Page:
Well, the short answer is not very much on the hobby front. I am still largely working seven days a week and what with transporting Guy to various rowing events there really hasn't been any time to paint. I am hoping that this weekend I can have a couple of hours so let's hope the light is good. I want to undercoat the rest of my 1864 Danes, finish a Neanderthal or two and get some base colours down on my Lucid Eye South American Lost World type natives.
Also in the imminent pile are some Lucid Eye Amazons although I had a panic this week when I thought I had lost the Queen's bow and quiver. Eventually I found it tucked under the back of my computer monitor. She is actually nearly finished but I have decided, foolishly, to give her a jaguar hide shield and the thought of attempting this is stressing me out somewhat!
My copy of Frostgrave arrived this week and I have had a brief look at it but am too stupid to understand how rules work just by reading them. I have always shied away from any rules that use magic so this is a big departure for me but I have been encouraged by the fact that Eric the Shed will be building Frostgrave scenery for battles next year. This just leaves me with the comparatively simple task of painting less than ten figures. I don't have any of the official figures yet but have been toying with using some of my Foundry Vikings (especially the girly ones), even though they don't work for the pseudo medieval look of the official line. Giving them some kite shields may do the job, though.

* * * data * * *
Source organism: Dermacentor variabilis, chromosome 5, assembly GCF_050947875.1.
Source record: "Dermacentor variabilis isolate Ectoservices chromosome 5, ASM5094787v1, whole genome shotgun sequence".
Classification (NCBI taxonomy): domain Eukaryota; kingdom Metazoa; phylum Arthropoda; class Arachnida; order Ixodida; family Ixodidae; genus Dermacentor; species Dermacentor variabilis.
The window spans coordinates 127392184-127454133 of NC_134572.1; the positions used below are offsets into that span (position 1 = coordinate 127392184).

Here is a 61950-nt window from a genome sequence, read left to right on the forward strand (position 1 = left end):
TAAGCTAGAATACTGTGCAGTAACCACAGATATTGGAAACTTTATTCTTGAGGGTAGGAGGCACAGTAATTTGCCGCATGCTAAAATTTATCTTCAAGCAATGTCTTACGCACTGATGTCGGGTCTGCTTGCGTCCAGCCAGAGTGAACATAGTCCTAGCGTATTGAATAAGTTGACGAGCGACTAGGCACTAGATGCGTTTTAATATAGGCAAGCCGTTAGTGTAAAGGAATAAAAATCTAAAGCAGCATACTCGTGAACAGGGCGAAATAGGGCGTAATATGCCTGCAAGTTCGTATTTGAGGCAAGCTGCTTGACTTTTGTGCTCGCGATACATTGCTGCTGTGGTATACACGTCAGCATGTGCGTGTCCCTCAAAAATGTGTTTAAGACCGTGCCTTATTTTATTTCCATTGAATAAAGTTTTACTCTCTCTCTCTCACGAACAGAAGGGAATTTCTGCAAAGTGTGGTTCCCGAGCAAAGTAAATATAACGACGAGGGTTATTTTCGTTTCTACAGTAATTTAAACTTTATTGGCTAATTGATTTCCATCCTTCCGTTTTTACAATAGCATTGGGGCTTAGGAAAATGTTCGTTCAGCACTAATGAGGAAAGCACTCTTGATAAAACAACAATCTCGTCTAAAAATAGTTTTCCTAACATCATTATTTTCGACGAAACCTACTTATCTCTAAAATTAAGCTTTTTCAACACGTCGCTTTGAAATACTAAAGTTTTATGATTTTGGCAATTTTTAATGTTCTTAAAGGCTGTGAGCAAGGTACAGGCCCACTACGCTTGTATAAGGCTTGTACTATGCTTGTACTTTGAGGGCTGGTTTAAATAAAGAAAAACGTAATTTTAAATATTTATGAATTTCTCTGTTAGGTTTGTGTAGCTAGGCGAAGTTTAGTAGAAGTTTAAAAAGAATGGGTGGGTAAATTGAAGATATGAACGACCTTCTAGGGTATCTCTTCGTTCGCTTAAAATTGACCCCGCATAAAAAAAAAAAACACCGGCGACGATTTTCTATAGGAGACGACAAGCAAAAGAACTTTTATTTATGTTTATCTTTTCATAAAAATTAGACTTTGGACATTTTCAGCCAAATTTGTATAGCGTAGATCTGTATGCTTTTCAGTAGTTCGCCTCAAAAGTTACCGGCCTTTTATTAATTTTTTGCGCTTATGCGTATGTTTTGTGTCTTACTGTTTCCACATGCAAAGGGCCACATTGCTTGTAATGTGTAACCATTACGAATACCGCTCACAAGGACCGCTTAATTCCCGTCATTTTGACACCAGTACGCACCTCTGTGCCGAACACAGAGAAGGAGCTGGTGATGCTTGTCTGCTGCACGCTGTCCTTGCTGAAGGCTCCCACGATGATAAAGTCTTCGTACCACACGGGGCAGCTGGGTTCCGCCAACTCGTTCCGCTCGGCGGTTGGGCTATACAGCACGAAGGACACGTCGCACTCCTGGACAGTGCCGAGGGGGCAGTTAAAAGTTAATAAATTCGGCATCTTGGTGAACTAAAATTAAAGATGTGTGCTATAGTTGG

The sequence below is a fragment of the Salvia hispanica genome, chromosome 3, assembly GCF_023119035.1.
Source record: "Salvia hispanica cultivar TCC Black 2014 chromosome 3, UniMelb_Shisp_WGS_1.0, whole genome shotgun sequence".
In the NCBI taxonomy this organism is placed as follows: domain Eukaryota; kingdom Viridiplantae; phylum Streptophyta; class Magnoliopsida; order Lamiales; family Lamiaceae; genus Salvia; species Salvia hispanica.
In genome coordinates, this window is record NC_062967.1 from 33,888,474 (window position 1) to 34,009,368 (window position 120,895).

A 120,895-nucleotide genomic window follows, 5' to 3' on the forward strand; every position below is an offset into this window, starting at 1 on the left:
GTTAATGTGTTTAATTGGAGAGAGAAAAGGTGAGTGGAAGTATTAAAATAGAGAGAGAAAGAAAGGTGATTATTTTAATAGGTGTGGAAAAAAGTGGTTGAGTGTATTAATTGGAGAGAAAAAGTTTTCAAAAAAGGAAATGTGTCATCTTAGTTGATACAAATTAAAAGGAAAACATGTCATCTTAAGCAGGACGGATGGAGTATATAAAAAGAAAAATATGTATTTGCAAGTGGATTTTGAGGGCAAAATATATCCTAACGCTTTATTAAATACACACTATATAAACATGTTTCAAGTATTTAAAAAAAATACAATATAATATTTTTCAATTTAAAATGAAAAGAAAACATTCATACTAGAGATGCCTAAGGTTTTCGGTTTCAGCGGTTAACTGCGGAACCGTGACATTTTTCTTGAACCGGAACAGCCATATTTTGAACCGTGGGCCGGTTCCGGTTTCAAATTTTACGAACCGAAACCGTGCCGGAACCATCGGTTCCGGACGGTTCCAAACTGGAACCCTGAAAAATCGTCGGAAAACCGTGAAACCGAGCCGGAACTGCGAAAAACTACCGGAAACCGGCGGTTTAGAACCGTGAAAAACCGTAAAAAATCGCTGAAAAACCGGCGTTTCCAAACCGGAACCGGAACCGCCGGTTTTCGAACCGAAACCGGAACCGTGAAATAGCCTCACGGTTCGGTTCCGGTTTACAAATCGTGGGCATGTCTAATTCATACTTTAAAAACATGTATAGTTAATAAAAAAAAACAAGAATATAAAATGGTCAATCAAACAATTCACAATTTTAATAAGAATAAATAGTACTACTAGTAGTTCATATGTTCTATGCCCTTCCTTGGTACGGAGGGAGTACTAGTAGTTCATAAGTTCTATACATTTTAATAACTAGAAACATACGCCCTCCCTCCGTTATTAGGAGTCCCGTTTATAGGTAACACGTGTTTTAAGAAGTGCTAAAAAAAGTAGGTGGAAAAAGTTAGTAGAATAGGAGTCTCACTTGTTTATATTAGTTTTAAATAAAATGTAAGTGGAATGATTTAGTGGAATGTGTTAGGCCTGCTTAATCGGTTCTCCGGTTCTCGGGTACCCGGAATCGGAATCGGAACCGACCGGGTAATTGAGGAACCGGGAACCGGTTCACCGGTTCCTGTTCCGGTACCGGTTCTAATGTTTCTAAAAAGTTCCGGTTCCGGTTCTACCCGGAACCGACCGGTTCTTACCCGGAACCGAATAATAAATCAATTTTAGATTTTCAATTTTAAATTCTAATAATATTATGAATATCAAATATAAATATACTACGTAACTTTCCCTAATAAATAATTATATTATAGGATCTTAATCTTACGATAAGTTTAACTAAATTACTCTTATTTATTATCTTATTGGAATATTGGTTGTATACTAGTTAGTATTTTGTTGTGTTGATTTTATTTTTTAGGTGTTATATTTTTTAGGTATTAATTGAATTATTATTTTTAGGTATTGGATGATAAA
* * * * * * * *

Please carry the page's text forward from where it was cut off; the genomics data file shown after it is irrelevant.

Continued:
Speaking of Vikings, I really enjoyed The Last Kingdom on TV. Looking at it from a wargamers perspective the battle in last night's episode certainly looked better than the equivalents in Sharpe due to around ten times the number of extras. In fact it looked like a big budget production (unlike Vikings for example) with good looking dark age settlements.
Several things slightly annoyed me. Firstly, the Northumbrian castle looked completely wrong for this period and was, from the look of it, modelled to look like an obviously Hungarian (where most of it was shot) structure used as a location. Far too much stone for the period and the square-capped towers look very Eastern European. Secondly, yet again, filmmakers don't understand the use of spears in Dark Ages warfare with everyone using swords in the (otherwise well realised) shield wall.
I also don't think the Saxon shields, obviously meant to be Saxon versions of Early Imperial Roman shields (if they were supposed to be folk memory versions of Roman shields they would be flat and oval, anyway), had any historical basis but were, no doubt, included in order to differentiate the armies.
The reviews have generally been very good though, so hopefully it will do well in the ratings. One reviewer complained that most of the action took place in the dark and so he couldn't see what was going on. I didn't have any problems watching on a high definition TV but the BBC iPlayer version is very murky indeed. The costumes have, as ever, been a bit over-designed with the usual surfeit of leather but they are better than those in Vikings.